Lavender Tang



Lavender Tang, also known as the Spot-Cheeked Surgeonfish is found in huge groups on reefs in the Central Pacific. The beautiful fish is colored with shades of tan and lavender and features numerous spots of orange on its face. The orange spots are the clue to numerous black spots that cover the rest of the body while the tail has been split. A 125 gallon or greater is required to give plenty of space for swimming. Live rock is favored by this species to graze and provides plenty of structure for hiding spots and territorial areas. It can be aggressive with the other Tangs and Surgeonfish, however, it is peaceful with other species of fish. While Tangs can eat meaty foods, it's crucial that they receive lots of marine-based seaweed and algae. This will boost the immune system of Tangs, decrease aggression, and boost their overall health. Provide dried seaweed that is tied to a rock, or an organic clip and feed them at least three times a week. Sea Veggies, Seaweed Salad, and Ocean Nutrition are all ideal products and are extremely user-friendly. Approximate Size of Purchase: Small: 1-1/4" to 2-1/4" ; Small/Medium: 2-1/4" to 3-1/4" ; Medium: 3-1/4" to 4-1/4" ; Medium/Large: 4-1/4" to 5-1/4"  
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Lavender Tang Information Lavender Tang is often passed by hobbyists as it's not as appealing at first as many other tangs readily available. However, put them in the right lighting the colors of these Lavenders will truly become vibrant. They are light gray with pastel yellow dorsal fins as well as anal fins that are purple. They also have tiny spots of yellow on their mouths and faces.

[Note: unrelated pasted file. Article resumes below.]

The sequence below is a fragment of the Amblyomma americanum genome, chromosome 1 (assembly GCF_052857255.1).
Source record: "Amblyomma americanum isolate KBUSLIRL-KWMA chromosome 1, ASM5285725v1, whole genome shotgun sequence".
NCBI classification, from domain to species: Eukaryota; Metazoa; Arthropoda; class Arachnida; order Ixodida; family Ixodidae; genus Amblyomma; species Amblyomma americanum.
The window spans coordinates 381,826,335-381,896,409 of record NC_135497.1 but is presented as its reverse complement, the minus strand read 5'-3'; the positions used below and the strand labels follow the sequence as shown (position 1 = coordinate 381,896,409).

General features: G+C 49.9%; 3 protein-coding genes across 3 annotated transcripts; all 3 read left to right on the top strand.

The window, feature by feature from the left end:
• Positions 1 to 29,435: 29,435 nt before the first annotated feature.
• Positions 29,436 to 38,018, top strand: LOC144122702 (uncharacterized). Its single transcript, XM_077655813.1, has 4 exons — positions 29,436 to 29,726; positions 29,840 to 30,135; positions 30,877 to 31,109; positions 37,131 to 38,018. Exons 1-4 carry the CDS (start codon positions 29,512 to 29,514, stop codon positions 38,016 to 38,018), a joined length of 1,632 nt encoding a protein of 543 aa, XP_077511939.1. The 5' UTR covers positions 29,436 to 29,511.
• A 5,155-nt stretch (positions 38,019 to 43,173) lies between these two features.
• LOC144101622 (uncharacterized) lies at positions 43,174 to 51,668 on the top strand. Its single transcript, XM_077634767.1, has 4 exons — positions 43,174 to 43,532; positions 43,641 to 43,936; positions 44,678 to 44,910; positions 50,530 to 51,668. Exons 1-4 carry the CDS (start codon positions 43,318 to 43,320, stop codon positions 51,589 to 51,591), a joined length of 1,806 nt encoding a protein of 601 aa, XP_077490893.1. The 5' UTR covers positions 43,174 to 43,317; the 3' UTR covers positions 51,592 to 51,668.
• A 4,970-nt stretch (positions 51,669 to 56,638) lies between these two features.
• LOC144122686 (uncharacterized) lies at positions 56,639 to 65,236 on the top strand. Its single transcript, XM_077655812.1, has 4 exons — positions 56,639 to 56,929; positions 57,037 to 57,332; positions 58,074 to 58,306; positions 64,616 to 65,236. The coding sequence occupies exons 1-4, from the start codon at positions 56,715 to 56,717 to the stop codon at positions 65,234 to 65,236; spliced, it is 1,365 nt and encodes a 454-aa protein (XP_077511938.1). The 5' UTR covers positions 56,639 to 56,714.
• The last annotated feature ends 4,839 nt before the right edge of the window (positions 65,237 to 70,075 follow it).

Large, Medium, Small
6 lbs


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Helpful Questions From Clients
Frequently Asked Questions
Is hiring a professional necessary to set up a saltwater aquarium?

As a general rule, a larger custom aquarium might require installation by a professional. However, a kit from our online fish store is relatively affordable and beginner friendly. That means you should have no problem setting it up yourself.

Which saltwater aquarium fish should you choose when starting out?

Consider a yellow tang fish. This popular saltwater aquarium fish does a great job of coexisting with other types of fish you’ll find in our online fish store.

How does a saltwater aquarium differ from a freshwater one?

Saltwater aquariums require a bit more maintenance and monitoring than freshwater tanks. Different fish require different levels of salinity, pH tolerances, and temperature requirements. They also require specialized pumps, filters, and other equipment that can handle salt. We can guide you through everything you need to know to set up a healthy, thriving reef tank.

Do fish in a saltwater aquarium swim in a school?

That depends on the species. However, if it’s a fish that swims in a school in the wild, they’ll do the same in an aquarium. Some fish that swim in schools include the green and blue chromis, cardinalfish, and dartfish, for example. When ordering from an online fish store, make sure you do your research on how specific fish species behave to ensure they’ll school (or at least coexist) with your current fish.

Is the effort required to maintain a saltwater aquarium worth it?

Yes! Many aquarists dream of owning thriving saltwater aquariums. You have a tiny piece of the ocean in your home, featuring magical and exotic fish that can only survive in saltwater.